NCSL podcasts connect you with state legislatures, offering insights from legislative leaders and staff, astute political observers and public policy experts from across the nation. Download or stream our collection today.
NCSL podcasts, including "Our American States," "The Inside Storey" and "Building Democracy," connect you with state legislatures, offering insights from legislative leaders and staff, astute political observers and public policy experts from across the nation. Download or stream our collection today.
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Since 2018, state lawmakers in at least nine states—Alabama, California, Connecticut, Georgia, Massachusetts, New Jersey, New York, Washington and Vermont—have introduced legislation that would establish portable benefits programs for gig workers, create funds to foster innovative experimentation in this area or study related issues.
Portable benefits are just what they sound like—unemployment insurance, health care insurance, paid family leave coverage and more—that a worker can hold onto as they move from job to job.
The guests on this podcast--Senator Elena Parent, a Democrat from Georgia, and Senator Arthur Orr, a Republican from Alabama—both discussed the large number of workers in their states who would benefit from legislation that made portable benefits easier.
They discussed how the pandemic put a spotlight on nontraditional workers, the need for all workers to have access to robust retirement savings and changes in federal law that would help states innovate.
The economy in the U.S. went on a wild ride during the pandemic. Many of the challenges in the workforce became headline news, from dropping labor force participation to the Great Resignation.
The guests on this podcast offer two key perspectives on how legislators and states generally can promote workforce development.
Sen. Becky Massey (R) is a state legislator from Tennessee who has worked extensively on workforce issues and just recently took on the role of co-chair of NCSL’s Labor and Economic Development Committee. She talks about what her state has done in this area and offers suggestions for legislators in other states who wat to tackle the issue.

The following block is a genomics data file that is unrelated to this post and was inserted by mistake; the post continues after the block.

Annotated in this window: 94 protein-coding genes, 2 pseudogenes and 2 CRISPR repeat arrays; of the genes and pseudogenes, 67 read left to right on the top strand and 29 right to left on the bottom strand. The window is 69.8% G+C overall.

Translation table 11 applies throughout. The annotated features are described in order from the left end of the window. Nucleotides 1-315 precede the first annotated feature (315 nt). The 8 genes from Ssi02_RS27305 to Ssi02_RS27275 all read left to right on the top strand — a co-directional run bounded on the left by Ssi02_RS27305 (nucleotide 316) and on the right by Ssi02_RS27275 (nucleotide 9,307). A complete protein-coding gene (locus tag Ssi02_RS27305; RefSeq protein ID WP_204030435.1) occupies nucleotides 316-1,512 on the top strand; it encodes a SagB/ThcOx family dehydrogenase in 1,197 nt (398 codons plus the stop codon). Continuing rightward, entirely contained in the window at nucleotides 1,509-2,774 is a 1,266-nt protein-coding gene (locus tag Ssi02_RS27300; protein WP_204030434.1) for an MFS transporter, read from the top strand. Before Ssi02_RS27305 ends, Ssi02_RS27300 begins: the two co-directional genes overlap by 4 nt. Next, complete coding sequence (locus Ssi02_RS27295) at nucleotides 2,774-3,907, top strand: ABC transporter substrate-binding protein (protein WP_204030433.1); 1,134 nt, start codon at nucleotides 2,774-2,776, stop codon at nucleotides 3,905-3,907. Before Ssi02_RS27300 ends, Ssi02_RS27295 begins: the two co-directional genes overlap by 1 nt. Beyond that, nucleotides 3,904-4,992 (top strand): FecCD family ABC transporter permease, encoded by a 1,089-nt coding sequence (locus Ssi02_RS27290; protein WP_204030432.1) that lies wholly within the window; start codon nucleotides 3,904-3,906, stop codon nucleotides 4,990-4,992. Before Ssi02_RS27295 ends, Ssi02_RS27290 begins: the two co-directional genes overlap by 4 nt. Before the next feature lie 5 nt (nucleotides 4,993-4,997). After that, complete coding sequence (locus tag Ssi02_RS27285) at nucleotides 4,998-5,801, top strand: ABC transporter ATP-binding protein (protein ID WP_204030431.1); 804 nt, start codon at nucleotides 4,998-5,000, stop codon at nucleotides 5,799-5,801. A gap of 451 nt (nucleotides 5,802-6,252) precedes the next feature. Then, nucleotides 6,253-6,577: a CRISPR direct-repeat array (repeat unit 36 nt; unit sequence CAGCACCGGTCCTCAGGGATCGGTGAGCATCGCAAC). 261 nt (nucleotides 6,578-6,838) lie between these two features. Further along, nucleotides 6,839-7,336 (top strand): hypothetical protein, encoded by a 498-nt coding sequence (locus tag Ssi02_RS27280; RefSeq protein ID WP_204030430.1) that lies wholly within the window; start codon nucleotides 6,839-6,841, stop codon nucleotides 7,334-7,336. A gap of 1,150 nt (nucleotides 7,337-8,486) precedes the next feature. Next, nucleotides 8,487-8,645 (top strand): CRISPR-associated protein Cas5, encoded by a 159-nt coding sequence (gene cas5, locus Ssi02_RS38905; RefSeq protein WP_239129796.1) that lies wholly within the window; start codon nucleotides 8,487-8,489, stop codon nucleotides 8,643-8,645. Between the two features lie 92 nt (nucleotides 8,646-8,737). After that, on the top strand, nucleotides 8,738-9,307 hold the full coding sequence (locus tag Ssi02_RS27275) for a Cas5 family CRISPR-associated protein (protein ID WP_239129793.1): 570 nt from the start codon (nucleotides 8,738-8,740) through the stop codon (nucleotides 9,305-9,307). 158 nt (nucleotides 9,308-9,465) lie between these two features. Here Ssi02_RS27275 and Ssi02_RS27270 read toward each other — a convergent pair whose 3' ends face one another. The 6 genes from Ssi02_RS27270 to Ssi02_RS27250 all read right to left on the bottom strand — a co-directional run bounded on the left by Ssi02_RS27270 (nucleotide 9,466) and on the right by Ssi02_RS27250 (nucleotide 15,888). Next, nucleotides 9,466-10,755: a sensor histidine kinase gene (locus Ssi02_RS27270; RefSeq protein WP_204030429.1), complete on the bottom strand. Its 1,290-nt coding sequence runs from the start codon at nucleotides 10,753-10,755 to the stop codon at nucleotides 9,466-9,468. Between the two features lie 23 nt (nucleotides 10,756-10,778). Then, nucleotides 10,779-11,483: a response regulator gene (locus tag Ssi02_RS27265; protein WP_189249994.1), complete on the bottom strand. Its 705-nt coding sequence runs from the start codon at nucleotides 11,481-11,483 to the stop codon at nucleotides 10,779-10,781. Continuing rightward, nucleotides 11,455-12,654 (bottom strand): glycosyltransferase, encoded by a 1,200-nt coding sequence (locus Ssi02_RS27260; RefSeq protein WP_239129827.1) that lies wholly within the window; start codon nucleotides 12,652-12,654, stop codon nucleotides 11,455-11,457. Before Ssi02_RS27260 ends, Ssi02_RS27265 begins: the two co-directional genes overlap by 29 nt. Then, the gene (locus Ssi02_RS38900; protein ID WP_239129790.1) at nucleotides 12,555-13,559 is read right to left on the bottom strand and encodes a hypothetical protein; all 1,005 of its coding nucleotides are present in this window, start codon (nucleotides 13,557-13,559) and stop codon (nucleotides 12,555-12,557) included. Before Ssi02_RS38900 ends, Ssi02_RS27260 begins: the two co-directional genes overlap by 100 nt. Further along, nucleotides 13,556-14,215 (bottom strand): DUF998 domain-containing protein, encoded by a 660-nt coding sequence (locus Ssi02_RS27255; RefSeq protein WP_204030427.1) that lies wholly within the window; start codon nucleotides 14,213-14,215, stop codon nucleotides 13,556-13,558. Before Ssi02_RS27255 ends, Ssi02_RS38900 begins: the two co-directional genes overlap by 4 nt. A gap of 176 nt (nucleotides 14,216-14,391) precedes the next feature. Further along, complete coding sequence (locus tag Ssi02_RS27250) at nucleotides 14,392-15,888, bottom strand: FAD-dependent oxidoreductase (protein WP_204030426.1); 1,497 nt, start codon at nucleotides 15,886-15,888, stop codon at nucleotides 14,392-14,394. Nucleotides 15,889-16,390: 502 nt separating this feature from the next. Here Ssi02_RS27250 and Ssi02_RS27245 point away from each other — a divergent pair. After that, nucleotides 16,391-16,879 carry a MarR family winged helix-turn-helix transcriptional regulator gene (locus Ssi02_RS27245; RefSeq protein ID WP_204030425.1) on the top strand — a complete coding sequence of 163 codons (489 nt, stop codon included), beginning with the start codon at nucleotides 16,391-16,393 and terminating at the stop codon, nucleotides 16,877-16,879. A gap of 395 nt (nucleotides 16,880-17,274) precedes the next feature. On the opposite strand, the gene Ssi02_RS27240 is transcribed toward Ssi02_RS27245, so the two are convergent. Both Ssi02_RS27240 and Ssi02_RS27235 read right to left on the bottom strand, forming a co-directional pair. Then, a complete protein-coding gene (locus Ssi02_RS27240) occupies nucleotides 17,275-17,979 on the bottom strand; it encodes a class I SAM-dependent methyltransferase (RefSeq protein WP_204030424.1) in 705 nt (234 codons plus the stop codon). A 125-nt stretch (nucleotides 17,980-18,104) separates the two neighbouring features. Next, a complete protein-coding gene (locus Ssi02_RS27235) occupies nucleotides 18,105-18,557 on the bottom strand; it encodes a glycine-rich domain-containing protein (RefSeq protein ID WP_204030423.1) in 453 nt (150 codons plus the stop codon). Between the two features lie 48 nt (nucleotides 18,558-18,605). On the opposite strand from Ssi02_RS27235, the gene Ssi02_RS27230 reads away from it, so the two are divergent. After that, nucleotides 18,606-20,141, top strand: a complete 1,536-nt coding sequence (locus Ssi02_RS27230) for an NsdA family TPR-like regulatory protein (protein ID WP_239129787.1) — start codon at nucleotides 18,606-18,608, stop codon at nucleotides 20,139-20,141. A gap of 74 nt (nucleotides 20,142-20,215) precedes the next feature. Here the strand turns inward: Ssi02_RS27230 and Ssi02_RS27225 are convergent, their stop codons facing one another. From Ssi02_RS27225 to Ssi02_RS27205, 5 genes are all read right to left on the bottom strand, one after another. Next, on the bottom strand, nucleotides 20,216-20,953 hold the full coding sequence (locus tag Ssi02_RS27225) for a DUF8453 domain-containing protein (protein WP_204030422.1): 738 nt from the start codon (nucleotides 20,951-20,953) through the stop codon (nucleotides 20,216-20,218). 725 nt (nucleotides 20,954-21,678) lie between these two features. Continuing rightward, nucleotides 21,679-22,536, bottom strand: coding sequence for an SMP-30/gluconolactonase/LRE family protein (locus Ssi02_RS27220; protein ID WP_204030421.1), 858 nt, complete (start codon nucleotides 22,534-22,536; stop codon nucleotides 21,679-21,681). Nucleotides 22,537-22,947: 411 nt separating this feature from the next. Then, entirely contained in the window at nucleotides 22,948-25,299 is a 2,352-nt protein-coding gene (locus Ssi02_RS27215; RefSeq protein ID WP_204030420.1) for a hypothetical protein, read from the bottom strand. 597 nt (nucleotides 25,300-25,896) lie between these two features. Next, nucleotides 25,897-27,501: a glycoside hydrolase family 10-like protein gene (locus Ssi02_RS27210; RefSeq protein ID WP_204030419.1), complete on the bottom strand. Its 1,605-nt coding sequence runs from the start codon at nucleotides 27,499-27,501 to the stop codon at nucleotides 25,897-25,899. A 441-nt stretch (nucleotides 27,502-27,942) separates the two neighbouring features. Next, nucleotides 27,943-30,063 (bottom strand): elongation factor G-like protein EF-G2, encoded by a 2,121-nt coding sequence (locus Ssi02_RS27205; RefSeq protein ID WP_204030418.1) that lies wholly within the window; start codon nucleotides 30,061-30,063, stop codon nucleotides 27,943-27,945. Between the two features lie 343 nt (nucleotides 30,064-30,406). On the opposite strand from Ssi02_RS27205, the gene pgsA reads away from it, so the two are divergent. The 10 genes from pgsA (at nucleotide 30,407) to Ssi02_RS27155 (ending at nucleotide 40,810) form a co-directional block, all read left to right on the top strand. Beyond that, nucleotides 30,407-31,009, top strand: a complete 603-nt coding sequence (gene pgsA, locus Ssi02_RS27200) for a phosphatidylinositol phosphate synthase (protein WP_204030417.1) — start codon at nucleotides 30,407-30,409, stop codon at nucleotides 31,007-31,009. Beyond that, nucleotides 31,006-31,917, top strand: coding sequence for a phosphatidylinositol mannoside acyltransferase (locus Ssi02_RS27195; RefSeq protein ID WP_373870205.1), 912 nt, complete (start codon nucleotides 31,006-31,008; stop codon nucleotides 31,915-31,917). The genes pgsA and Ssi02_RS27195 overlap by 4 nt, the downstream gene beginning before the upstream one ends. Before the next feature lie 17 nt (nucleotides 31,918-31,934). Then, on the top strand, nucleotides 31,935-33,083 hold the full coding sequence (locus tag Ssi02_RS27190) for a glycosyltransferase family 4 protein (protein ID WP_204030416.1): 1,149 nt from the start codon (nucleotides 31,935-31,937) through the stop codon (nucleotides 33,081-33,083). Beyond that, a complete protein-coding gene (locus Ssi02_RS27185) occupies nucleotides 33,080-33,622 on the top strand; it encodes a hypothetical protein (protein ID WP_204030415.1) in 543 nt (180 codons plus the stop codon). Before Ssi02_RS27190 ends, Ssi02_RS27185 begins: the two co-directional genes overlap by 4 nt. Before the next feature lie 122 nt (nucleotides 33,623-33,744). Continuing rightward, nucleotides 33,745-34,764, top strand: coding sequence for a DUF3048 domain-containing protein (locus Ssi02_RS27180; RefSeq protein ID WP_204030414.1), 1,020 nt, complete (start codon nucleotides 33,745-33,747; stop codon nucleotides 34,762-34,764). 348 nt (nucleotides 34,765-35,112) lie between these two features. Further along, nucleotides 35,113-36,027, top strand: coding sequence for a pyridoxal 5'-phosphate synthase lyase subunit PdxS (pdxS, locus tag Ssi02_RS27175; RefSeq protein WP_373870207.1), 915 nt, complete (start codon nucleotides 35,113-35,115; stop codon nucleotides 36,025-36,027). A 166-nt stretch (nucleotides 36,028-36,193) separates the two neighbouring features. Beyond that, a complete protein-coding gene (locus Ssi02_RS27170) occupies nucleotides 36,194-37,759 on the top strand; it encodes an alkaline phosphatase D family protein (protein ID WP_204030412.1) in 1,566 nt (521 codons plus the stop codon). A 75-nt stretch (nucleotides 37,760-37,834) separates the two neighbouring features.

Eric Seleznow is with the Center for Apprenticeship & Work-Based Learning at Jobs for the Future. He previously served as deputy assistant secretary for the U.S. Department of Labor’s Employment and Training Administration. He’s also had other roles in state and federal government focused on workforce development. He discussed how apprenticeships and other efforts can help states bolster their workforce.
The federal minimum wage has been a hot topic this year and was debated during discussion of the 2021 Raise the Wage Act before Congress. The wage has been $7.25 an hour since 2009, and proponents of an increase say it is not adequate given the rising cost of living. Opponents argue an increase will place an undue burden on businesses, especially small businesses just coming out of the pandemic.
Many businesses have set higher minimum wages and 29 states and Washington, D.C., also have rates above the federal minimum.
On the podcast to discuss the topic are Dave Cooper, a senior economic analyst at the Economic policy Institute and an expert on the minimum wage. Also on the show is Saige Draeger, an NCSL policy expert.
Cooper, whose organization did research that informed the legislation, discussed who earns both the federal and state minimum wage and how raising it might affect public benefits and small businesses. He also talked about pros and cons of state legislators setting the minimum wage for their states. Draeger explained how states have taken action regarding the minimum wage.
As people slowly head back to the workplace as the pandemic begins to fade, there is concern about whether people with disabilities will face steeper hurdles to employment. In the recovery following the Great Recession, for example, employment growth for people with disabilities lagged years behind those without disabilities.
Illinois Senator Dan McConchie, the Senate minority leader, is one of the guests on the podcast. McConchie, who lost the use of his legs following a traffic accident more than a decade ago, has been a strong advocate for enforcement of the accessibility requirements in the Americans with Disabilities Act (ADA). He talks about the pros and cons of the trend toward teleworking for people with disabilities and the role state lawmakers can play in ensuring those with disabilities are treated fairly and included in the economic recovery. He also reflected on the 30th anniversary of the ADA and where states can go from here to make it better.
The second guest is Saige Draeger, a policy expert at NCSL, who discusses the roles of state legislators in this area, a new NCSL report that dives into the topic and other resources NCSL can provide to lawmakers.
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